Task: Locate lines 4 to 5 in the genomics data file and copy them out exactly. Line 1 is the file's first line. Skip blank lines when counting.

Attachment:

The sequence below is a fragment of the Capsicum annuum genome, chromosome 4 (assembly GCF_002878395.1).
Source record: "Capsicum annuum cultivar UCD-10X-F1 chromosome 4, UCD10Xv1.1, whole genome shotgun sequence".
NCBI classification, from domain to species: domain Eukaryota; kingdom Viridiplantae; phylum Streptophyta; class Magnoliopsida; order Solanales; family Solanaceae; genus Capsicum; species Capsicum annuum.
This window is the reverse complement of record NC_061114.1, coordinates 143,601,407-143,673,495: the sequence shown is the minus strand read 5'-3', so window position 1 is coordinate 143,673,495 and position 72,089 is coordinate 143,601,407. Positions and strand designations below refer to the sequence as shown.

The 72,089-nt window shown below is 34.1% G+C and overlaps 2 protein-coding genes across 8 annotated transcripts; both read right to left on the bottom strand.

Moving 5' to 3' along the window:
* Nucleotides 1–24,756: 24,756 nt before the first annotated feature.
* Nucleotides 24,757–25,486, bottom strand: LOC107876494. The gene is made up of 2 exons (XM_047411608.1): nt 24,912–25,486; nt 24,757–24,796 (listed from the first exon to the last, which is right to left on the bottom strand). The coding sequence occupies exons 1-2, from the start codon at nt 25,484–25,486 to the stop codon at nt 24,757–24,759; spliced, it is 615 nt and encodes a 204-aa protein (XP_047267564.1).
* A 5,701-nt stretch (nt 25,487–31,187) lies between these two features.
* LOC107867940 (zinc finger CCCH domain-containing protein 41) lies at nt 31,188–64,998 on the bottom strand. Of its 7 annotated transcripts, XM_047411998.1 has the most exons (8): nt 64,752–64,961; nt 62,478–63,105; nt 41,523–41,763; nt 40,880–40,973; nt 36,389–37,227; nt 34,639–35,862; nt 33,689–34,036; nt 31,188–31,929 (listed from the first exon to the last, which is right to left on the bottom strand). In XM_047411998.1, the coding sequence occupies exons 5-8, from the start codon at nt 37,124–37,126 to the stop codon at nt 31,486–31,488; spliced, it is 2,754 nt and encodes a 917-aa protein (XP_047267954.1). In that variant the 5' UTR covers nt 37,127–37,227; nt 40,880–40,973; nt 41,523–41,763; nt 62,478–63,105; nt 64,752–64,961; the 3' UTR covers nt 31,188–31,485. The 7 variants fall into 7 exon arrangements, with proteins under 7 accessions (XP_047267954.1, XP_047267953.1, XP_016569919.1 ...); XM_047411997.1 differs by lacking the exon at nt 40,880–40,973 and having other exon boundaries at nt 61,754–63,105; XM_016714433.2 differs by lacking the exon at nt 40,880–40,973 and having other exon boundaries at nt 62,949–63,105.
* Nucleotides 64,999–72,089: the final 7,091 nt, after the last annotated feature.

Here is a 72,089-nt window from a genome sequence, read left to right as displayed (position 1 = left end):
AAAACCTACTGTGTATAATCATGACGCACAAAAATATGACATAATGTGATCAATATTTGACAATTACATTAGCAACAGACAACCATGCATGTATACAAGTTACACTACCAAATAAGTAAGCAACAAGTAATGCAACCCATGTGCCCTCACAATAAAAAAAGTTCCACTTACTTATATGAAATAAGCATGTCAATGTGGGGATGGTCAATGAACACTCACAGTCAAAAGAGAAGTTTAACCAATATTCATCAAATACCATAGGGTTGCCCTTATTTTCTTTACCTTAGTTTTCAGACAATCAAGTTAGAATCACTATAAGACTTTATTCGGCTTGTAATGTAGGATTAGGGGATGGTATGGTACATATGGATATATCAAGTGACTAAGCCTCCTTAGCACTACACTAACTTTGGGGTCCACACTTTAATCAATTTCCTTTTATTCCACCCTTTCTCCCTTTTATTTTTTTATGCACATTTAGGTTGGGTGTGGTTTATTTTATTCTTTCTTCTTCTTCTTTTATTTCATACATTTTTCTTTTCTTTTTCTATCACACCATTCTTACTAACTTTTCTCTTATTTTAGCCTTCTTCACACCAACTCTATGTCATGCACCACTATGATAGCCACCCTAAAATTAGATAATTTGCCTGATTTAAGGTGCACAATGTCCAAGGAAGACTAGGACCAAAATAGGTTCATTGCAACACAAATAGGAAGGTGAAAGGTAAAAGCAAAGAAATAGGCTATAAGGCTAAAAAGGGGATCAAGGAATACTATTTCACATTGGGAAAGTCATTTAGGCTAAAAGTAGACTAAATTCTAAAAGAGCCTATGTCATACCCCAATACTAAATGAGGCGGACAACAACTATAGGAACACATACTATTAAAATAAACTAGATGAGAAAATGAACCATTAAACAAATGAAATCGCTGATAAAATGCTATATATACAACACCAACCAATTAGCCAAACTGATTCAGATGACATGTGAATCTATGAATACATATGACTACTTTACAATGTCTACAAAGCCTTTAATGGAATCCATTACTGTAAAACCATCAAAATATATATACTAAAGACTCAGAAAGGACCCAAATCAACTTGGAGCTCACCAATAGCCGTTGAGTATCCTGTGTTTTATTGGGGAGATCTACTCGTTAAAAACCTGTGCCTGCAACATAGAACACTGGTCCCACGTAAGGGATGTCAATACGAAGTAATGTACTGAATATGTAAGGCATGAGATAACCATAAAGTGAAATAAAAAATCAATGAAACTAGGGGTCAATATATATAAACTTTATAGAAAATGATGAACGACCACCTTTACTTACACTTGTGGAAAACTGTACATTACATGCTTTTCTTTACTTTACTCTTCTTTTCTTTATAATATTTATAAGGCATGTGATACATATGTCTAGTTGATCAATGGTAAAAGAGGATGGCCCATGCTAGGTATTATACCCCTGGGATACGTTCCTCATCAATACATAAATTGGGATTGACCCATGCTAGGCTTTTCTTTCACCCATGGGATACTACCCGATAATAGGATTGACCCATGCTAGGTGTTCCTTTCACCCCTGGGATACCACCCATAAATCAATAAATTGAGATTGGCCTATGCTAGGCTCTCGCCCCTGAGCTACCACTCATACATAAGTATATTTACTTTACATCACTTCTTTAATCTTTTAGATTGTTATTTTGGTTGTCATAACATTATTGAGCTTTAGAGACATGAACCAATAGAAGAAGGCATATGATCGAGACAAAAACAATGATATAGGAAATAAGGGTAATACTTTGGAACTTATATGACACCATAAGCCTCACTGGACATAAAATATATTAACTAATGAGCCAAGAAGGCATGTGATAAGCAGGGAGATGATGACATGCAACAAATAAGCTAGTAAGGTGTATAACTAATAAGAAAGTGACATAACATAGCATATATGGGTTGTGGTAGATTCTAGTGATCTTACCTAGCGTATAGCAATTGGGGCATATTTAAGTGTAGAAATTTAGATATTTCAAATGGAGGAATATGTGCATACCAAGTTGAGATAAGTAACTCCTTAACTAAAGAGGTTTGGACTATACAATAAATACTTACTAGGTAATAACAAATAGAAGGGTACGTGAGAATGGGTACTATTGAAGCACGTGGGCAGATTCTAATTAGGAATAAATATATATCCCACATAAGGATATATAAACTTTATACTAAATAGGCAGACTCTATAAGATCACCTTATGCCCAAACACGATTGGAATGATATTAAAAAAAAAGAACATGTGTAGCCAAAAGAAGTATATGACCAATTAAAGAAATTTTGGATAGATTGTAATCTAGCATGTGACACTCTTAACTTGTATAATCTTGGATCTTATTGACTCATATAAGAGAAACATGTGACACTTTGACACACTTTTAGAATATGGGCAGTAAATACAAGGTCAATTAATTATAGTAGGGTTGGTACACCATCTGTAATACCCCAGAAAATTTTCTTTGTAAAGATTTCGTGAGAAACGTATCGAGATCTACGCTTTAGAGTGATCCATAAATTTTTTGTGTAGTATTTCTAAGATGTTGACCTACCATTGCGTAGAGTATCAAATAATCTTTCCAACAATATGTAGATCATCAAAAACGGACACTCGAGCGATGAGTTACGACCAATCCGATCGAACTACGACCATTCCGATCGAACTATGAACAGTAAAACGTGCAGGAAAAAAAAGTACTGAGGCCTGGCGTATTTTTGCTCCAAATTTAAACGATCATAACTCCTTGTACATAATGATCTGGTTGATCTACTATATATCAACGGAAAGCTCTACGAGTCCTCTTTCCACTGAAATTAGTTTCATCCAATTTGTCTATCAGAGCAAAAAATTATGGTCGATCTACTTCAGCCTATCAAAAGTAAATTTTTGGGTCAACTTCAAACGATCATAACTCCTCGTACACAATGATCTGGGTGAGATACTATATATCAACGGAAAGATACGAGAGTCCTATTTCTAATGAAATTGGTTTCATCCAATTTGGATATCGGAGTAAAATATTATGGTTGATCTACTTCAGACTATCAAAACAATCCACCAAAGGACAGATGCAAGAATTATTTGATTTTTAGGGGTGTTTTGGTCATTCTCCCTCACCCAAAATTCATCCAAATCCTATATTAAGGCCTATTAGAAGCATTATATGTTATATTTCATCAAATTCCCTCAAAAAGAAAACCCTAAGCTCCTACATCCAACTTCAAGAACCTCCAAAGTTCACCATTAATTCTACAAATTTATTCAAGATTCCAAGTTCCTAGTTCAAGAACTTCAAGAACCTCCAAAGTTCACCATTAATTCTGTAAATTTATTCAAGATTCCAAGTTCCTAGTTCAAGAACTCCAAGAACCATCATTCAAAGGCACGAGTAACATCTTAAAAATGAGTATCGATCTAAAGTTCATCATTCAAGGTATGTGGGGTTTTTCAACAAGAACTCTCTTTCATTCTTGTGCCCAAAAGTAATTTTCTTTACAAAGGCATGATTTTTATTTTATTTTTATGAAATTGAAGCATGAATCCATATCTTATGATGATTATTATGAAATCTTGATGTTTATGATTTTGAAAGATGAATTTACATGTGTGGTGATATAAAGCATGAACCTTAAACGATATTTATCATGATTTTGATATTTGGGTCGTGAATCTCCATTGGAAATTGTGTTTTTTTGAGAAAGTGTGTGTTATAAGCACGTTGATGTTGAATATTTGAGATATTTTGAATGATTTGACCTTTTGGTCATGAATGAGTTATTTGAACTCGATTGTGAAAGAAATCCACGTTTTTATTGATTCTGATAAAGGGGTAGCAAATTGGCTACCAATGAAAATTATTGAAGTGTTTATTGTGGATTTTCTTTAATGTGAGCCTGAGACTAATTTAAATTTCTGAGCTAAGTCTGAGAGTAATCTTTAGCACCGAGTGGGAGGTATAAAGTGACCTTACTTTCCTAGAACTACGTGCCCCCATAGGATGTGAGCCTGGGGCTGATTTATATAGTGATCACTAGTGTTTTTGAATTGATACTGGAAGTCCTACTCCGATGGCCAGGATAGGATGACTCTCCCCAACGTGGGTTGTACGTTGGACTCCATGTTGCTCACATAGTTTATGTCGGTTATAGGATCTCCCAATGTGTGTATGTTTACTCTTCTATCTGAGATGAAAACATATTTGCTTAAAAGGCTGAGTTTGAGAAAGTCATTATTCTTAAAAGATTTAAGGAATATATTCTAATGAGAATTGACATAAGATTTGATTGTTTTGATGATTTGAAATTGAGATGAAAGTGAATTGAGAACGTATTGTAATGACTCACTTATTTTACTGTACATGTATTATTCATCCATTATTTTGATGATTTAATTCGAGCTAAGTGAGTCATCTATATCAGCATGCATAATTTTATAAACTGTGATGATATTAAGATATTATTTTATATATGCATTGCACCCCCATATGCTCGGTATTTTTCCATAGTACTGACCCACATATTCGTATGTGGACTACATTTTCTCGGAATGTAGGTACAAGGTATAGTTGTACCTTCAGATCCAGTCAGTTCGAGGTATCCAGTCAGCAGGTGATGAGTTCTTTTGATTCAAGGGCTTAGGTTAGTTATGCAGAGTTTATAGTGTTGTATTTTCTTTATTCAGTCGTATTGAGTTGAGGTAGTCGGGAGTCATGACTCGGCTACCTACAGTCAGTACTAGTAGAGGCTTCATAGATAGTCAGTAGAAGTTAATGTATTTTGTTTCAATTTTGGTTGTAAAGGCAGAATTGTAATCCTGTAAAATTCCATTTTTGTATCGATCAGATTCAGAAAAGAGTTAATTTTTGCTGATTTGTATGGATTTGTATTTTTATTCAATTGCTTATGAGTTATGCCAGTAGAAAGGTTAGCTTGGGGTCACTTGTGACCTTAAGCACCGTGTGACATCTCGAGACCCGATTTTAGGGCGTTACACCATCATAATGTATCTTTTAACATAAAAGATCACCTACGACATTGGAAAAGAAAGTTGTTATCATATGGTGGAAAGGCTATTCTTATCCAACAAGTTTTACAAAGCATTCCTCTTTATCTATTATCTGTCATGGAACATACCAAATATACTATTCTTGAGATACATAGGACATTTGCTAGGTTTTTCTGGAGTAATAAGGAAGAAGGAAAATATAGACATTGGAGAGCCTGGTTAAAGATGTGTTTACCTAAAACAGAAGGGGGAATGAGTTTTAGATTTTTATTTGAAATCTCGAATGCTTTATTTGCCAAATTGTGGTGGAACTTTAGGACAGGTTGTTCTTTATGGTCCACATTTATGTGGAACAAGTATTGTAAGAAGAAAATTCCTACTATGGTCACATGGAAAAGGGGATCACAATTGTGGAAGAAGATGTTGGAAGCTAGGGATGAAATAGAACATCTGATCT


This window is the reverse complement of record NC_061114.1, coordinates 143,601,407-143,673,495: the sequence shown is the minus strand read 5'-3', so window position 1 is coordinate 143,673,495 and position 72,089 is coordinate 143,601,407. Positions and strand designations below refer to the sequence as shown.

The 72,089-nt window shown below is 34.1% G+C and overlaps 2 protein-coding genes across 8 annotated transcripts; both read right to left on the bottom strand.